Tuesday, September 20, 2016

Fear Of A Black Educator, Part 1 | The Jose Vilson

Fear Of A Black Educator, Part 1 | The Jose Vilson:

Fear Of A Black Educator, Part 1

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Last night, in a fit of angst, I sent off a series of tweets:

Without hesitation, someone decided to reply with “Why not move to a country where there isn’t white oppressors then?” It was the usual fare for folks who tweet with a social justice framework. The anonymous trolls range anywhere from 16 year olds getting their kicks from beating down “social justice warriors” to older folks touting flags, dogs, and egg avatars. I’m not fazed. 
But this one made me do a double take. Because, in many ways, the current education reform movement treats longstanding educators, especially of color, as disposable. Indeed, educators of color seemingly have a choice to teach wherever they wish. They can teach at a private school with a plethora of resources, only a tint of racial diversity, and a truly safe space for kids to learn. This space won’t get shut down from test scores or incompetent adults. They can teach at a charter school and work longer hours, expertise need not apply. They may get their supplies paid for, but if they come off-script, they get their boundaries quickly redrawn for them.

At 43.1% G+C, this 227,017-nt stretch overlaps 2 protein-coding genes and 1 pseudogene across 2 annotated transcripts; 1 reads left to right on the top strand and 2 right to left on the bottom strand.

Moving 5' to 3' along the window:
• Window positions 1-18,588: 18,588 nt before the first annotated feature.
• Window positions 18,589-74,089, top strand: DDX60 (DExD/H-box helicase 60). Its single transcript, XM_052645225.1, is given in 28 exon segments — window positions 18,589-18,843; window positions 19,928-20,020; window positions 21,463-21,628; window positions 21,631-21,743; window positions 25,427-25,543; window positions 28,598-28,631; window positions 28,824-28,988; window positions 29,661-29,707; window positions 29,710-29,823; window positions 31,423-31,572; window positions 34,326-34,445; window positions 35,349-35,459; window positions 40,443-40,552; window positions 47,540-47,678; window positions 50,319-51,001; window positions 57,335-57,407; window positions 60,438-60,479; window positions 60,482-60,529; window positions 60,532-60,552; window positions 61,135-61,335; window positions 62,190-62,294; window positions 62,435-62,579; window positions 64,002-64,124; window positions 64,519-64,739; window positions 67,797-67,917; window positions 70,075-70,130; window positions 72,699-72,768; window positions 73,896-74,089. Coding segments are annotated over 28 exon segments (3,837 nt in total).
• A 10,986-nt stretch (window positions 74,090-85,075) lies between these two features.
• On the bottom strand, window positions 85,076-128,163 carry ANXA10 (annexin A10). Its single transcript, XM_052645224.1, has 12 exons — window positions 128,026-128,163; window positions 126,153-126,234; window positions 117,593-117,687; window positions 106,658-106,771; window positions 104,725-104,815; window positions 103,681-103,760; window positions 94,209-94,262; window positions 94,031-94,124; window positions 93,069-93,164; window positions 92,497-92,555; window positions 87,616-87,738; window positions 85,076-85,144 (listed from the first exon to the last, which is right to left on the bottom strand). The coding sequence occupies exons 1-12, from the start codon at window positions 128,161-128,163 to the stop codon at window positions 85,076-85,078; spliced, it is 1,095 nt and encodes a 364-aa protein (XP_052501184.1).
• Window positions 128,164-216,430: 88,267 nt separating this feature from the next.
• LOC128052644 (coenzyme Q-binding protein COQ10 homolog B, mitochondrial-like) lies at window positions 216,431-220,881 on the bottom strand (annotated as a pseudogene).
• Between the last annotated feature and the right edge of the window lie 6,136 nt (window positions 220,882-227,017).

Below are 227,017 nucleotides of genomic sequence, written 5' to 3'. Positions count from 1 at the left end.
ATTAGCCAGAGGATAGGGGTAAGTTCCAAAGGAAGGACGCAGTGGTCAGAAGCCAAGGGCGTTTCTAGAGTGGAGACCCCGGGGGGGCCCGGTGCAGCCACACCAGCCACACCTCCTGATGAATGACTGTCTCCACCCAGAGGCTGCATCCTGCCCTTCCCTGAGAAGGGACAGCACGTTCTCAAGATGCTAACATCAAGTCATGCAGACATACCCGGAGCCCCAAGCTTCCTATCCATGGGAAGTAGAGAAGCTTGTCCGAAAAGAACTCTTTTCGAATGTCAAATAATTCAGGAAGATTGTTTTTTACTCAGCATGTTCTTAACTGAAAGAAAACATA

Or they can teach at a public school. They might want to teach at a well-resourced and well-renowned school, but chances are, they’ll be told they’d be better off teaching at a low-income school with mostly students of color.
I’ve spoken to dozens of educators of color across the country. It’s no surprise that choice for educators is more perilous for those of us with marginalized phenotype and skin color. As I’ve Fear Of A Black Educator, Part 1 | The Jose Vilson:

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